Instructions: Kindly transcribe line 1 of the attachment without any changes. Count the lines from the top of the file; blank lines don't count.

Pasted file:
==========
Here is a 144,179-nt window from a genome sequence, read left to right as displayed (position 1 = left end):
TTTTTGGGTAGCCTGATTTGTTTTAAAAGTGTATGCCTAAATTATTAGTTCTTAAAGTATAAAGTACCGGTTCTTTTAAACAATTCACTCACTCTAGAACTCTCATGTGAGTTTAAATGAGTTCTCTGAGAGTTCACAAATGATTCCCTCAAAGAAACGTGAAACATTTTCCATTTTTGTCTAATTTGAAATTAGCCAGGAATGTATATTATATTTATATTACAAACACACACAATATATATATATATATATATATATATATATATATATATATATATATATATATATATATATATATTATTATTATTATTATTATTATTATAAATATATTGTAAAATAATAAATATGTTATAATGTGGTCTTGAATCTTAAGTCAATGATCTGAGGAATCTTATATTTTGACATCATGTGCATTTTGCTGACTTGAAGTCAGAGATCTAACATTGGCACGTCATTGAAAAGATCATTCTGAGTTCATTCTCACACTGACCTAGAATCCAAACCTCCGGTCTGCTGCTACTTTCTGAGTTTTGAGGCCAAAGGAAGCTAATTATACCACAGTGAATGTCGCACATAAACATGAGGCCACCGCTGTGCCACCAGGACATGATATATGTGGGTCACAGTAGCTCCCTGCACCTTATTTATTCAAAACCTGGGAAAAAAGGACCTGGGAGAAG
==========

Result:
Here is a 144,179-nt window from a genome sequence, read left to right as displayed (position 1 = left end):